The tiny house had a coal fire, with a brick chimney, on winter nights this room would be very cosy, actually it could get really hot. The “house” cat, Sooty, he was huge, would curl up in front of the fire, eventually he would have to move because he became too hot, then he would jump on a lap and purr whilst kneading his enormous paws and claws into your arm or leg, whichever was easiest.

I think, at the time, the farm consisted of 33 acres but some of this land was rented. The farmer’s father would often work on the farm. I remember him clearing trees, most of them hawthorn from and area called “The Binges”. This area stretched from the then edge of the field to Fishpool Brook, now it’s cleared you can see that it increased the size of that particular field quite considerably. There was a caravan on the edge of the Binges where a traveller and his wife lived. Actually, we were never sure whether they were ever married. Next to where the caravan was situated there was an area covered in scrap metal which was eventually cleared away. There was also a very old coach which would be classed as “vintage” today, I think this was scrapped as well.

I believe the family’s main income was from keeping pigs. I used to help at feeding time. Waste food was collected in oil drums from a variety of cafes/restaurants in Loughborough. I remember going on the “swill” collection on a regular basis. Empty bins would be unloaded from the back of a van and full bins (full of waste food) would be loaded up. Back at the farm the waste food was emptied into a huge drum to be boiled up in water, then cooked under pressure. I remember that the waste food had a sour rancid smell but the smell of the swill cooking was not unpleasant. The cooked swill would then be loaded into buckets and fed to the pigs with some pig meal ( a type of flour). In the days when pigs could still be reared on swill I could always tell when pork,  cooking in the oven, had come from swill fed pigs.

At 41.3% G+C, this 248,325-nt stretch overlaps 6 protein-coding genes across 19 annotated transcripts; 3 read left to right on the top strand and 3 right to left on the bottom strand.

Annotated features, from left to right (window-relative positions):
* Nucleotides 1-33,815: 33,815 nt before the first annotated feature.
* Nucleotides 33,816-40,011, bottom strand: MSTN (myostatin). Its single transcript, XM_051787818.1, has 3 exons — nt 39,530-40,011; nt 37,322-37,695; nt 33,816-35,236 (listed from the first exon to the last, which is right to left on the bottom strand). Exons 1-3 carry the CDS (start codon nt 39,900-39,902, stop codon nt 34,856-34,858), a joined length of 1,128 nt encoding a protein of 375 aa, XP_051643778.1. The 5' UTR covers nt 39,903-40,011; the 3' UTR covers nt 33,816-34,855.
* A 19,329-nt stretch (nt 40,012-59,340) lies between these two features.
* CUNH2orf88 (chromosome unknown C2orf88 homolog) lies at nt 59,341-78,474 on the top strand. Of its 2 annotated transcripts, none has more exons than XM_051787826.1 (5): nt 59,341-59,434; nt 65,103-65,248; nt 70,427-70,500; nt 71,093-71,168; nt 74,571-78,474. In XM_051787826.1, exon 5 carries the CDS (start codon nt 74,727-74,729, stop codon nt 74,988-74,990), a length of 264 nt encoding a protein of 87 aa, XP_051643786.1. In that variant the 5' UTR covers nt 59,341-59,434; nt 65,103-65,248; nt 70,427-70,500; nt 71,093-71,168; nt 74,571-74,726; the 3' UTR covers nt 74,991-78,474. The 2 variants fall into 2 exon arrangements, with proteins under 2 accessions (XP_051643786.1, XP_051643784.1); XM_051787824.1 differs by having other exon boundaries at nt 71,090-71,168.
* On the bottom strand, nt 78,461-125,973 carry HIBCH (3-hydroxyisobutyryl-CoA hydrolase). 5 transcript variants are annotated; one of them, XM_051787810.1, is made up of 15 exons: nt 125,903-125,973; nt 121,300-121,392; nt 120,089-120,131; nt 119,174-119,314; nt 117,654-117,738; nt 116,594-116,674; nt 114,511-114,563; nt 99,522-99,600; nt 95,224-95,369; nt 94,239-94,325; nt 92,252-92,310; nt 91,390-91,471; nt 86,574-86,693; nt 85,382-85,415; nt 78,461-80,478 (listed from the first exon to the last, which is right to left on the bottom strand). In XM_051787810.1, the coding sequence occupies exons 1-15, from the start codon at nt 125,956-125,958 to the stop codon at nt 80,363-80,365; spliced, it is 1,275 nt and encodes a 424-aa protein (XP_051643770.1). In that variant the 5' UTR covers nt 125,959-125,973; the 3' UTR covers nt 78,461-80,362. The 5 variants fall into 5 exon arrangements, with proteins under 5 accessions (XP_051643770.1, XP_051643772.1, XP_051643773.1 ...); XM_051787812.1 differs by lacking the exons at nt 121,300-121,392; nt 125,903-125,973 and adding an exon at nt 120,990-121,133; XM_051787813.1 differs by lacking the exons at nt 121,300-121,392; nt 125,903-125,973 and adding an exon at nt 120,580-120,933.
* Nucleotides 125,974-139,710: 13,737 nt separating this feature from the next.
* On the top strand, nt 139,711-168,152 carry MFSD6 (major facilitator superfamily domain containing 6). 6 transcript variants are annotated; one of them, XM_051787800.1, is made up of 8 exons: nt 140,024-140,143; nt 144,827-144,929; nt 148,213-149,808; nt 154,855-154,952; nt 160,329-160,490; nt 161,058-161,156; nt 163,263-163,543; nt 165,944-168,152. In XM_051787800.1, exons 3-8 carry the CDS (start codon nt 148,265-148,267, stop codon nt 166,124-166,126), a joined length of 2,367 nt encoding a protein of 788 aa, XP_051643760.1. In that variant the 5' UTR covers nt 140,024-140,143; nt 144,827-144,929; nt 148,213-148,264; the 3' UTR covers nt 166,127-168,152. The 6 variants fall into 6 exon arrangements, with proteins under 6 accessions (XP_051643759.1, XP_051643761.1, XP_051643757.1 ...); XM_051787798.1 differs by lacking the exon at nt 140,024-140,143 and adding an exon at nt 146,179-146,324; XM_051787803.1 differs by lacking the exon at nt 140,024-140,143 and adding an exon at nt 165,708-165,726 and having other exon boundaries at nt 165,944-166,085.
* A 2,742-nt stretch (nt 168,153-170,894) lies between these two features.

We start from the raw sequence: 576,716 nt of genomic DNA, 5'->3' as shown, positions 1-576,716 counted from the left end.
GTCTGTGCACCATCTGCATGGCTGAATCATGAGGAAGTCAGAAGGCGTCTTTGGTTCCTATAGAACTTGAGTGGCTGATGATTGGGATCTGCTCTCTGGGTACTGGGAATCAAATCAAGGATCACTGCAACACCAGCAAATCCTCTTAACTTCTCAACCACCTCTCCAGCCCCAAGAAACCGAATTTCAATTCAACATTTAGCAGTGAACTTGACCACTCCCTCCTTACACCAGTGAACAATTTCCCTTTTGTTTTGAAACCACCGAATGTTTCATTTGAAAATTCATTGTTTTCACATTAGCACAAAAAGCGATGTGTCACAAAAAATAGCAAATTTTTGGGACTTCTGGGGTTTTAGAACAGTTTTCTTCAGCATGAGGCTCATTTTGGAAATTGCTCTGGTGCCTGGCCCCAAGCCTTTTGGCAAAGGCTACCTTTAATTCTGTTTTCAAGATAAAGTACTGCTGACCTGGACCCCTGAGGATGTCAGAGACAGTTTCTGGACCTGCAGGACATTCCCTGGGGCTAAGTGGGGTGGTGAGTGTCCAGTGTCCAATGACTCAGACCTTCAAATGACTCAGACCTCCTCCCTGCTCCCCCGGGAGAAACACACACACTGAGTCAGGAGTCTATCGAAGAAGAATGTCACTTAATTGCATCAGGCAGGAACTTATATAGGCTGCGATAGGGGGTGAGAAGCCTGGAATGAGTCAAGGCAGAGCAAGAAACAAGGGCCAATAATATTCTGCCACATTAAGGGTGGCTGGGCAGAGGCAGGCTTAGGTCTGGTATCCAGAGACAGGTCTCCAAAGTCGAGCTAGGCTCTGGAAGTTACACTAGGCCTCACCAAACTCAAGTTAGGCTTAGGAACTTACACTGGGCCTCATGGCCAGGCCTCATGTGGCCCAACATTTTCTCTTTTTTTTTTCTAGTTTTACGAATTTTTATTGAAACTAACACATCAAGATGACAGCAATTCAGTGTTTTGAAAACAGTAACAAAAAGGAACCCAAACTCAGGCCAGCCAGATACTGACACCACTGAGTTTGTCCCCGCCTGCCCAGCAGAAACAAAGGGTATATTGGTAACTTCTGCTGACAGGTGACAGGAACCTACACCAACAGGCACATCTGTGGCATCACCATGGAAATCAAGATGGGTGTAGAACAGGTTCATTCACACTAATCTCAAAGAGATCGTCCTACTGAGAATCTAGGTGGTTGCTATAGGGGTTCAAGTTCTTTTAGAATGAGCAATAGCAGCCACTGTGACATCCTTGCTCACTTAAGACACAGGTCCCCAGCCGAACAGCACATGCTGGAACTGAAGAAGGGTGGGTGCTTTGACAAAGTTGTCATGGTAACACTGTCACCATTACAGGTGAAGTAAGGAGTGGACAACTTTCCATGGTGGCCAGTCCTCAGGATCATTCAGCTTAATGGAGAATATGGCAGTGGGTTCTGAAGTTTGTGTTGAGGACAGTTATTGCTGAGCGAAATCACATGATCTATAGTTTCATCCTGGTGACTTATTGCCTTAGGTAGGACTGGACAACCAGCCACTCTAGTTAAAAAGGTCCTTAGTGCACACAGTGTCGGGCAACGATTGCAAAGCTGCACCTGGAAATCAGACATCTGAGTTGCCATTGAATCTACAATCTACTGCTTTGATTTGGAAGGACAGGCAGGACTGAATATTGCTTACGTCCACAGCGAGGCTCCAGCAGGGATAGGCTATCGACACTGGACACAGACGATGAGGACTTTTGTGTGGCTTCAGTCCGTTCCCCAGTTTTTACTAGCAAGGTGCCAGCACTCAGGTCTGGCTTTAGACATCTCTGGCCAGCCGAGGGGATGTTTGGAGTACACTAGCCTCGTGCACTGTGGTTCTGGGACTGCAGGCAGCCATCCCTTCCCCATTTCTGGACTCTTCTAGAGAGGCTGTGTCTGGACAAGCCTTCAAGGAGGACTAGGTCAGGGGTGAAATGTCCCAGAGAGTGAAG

I remember a couple of cows, one of which was a “Jersey”. These were milked, by hand,  twice a day. If there was an excess of milk I’d be given some, in a “pop” bottle to take home. It was delicious, the cream would settle on the top of the milk, it was so rich you could spoon it out of the bottle to save to make cream cheese, if you had the time.

There were always a few chickens scratching about also a few ducks, for the eggs, again, if there were more than were needed by the family I was given some to take home. My mum wouldn’t let me eat the duck eggs but they were used for baking.

Grass was grown for hay which would be used for winter feed for the cows. There was an old hay baling machine which would often break down, it was usually something to do with feeding the twine through the machine. I spent many happy hours on the back of a flat bed lorry loading up the bales of fresh hay and stacking them as they were gathered up from around the field and tossed up to me with a pitch fork. I became quite proficient in “binding” the bales, which meant they had to be stacked in such a way that they did not topple over, they were stacked at least 5 or 6 bales high.

Some nights, after hay making all day, someone would drive the lorry around the harvested field to look for and shoot rabbits. The farmer would be on the back of the lorry, ready to shoot with his gun, someone else had a spotlight which would confuse the prey, it wasn’t a very successful way of hunting, in fact I can’t recall that any rabbits were ever shot on one of these night hunts..

My husband, Alan, remembers the machinery when the farmer first took ownership, he had a Fordson Major tractor, that used a type of fuel called TVO, Tractor Vaporising Oil, a crude type of fuel, more crude than diesel oil. It was sometimes called “tractor paraffin”. This tractor was replaced by one called “International Harvester”, much more up to date and able to operate with diesel fuel.

There was also a huge tractor with caterpillar tracks that was operated by levers rather than a steering wheel, the make was,”Fowler” . This piece of machinery was initially used to remove tree roots when clearing “The Binges”

The old rustic, wooden farm dwelling was replaced in 1969, I think, with a modern bungalow built with concrete sections and lined with breeze blocks and plaster. This new home was a luxury to the family, there were 4 bedrooms, a large family bathroom and a dining kitchen. The old house was partly demolished and part of it was used as a workshop/shed. Not long after the new house was completed there was an addition to the family, another daughter born in 1970.

The family didn’t remain in the new house for very long as the children, all girls, had no interest in the land or farming and the farmer’s wife really wanted to move away from the land. The property was sold in 1972, the family moved to Avon Road in Barrow. The farmer carried on with his shooting hobby but returned to his previous type of employment in the building trade.

Ginnie Willcocks



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Last Updated. 15-April-2019 By admin